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By Spencer J. Bloch, R. Keith Dennis, Eric M. Friedlander, Micahel Stein (ed.)

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Extra resources for Applications of algebraic K-theory to algebraic geometry and number theory, Part 2

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First count the number of nodes that involve points at level d (all 0-points) or d − 1 (no 0-points). The number of nodes is d + 1 − k where k is the number of sign changes at the d − 1 level. Now look at two adjacent levels less than d. If the number of sign changes in one level is m and the number of sign changes in the lower level is n, then there must be at least |m−n| 2 nodes involving points only on these two levels. Now by induction plus adding the node at the bottom will complete the proof.

1: Let U ⊂ Cn be open and f : U → H be holomorphic with respect to one basis. Show that it is holomorphic with respect to any basis. 5. 2: Let U ⊂ Cn be open and f : U → H be holomorphic. Suppose that 0 ∈ U. Show that you can write f (z) = ∑α cα zα , where cα ∈ H . 32) where C is the matrix of coefficients and Z is an infinite vector of all the monomials. Now Z does not map all of U into 2 and C may not even be a bounded operator. We have to be a little careful. We can always rescale the variables to ensure that the series for r(z, z¯) has a domain of convergence that includes the point z = (1, 1, .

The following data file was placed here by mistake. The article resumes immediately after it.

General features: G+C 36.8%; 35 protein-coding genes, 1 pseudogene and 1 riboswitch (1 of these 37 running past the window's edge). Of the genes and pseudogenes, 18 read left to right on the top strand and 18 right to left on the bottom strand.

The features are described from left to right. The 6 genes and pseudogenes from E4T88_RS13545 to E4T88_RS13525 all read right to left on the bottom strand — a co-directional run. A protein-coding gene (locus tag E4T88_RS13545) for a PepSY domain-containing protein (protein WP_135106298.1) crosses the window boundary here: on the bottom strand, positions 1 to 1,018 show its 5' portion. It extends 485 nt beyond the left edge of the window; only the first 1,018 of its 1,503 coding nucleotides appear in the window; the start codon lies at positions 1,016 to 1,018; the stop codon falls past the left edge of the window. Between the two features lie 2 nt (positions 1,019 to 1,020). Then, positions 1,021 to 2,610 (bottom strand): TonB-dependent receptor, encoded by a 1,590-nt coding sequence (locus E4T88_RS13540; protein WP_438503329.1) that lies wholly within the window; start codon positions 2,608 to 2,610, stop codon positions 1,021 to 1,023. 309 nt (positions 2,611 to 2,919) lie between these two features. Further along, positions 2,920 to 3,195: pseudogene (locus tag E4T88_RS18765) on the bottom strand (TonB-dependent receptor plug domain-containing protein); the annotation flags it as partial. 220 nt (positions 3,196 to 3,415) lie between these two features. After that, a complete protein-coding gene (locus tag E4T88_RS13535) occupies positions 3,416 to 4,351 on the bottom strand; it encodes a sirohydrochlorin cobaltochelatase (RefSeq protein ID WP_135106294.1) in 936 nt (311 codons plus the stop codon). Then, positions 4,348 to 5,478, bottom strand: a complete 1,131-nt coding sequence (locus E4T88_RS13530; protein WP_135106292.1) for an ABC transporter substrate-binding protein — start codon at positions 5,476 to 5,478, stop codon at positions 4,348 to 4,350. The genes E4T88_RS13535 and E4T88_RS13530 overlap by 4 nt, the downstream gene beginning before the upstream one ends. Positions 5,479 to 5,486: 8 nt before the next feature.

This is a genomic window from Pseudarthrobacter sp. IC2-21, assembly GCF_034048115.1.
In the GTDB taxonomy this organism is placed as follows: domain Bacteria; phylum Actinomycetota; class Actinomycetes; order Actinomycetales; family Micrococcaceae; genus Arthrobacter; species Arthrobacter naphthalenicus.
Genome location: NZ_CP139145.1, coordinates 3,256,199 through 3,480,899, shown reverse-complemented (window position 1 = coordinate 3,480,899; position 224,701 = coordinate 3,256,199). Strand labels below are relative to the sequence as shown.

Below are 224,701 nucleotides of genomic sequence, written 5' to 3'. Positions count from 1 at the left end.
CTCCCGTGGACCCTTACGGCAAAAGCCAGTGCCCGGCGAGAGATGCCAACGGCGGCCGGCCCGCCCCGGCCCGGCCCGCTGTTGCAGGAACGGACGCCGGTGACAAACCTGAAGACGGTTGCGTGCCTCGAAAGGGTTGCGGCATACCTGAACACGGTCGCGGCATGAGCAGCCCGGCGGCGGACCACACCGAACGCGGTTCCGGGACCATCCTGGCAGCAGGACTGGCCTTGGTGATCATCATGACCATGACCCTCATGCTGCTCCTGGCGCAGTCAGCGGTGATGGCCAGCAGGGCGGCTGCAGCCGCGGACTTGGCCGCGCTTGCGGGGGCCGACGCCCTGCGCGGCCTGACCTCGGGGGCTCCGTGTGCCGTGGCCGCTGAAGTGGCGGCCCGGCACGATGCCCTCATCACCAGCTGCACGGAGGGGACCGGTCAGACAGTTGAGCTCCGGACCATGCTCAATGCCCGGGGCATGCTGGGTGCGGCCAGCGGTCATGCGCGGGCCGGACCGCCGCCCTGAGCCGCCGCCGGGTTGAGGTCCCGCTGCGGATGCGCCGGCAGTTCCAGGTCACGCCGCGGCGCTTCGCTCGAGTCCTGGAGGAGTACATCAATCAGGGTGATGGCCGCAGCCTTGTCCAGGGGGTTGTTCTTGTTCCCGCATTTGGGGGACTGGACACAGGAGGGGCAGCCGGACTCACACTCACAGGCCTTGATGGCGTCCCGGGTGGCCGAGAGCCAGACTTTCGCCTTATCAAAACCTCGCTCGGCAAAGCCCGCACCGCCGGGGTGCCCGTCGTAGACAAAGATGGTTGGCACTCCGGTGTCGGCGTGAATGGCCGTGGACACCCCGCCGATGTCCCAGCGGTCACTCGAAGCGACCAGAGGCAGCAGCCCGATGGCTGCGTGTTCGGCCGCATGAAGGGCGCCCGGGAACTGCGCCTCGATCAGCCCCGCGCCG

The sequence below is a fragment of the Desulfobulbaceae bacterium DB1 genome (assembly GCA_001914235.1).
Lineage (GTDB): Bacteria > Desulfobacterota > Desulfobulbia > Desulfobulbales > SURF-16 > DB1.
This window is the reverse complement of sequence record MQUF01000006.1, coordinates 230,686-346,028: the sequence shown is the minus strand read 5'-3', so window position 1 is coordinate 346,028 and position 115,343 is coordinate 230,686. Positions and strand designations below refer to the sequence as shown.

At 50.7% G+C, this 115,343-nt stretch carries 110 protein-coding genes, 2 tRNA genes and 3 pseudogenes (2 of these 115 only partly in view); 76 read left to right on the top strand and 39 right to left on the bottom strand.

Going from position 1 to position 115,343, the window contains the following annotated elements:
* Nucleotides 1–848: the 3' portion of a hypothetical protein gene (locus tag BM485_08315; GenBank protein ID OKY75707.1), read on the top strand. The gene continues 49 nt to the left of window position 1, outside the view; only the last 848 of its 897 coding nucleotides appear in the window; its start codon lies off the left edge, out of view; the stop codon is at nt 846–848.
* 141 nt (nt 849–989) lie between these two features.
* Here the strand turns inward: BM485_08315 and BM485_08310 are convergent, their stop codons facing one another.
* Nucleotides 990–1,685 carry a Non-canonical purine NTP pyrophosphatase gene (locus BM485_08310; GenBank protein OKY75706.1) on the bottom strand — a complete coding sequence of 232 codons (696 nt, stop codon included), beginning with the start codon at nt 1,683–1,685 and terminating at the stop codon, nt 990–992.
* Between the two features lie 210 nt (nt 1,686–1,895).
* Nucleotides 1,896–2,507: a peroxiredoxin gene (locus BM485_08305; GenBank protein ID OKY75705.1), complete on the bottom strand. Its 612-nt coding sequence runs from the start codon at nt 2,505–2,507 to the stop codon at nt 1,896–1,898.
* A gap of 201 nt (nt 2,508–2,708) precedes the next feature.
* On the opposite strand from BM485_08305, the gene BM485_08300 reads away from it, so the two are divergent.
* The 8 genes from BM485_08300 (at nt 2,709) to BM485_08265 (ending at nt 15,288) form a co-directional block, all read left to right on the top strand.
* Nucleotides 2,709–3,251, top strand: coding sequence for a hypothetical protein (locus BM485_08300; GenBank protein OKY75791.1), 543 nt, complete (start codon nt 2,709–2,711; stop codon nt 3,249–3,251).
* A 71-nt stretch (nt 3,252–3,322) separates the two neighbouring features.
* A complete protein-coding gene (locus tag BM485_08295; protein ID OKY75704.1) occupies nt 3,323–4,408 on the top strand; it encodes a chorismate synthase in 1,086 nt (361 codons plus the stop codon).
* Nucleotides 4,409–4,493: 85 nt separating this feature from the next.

Let us prove this for degree two maps using the machinery we have developed. One direction is simple of course, so let us concentrate on the hard direction. Suppose that f and g are monomial degree-two maps that are spherically equivalent. 7. MONOMIAL DEGREE ESTIMATES 53 corresponding to f (z) 2 − 1 and g(z) 2 − 1 in homogeneous coordinates and find the matrix A f for f and Ag for g. We notice that these matrices must be diagonal. They are in canonical form, and the canonical form is canonical up to permutation of the blocks (hence permutation of variables).

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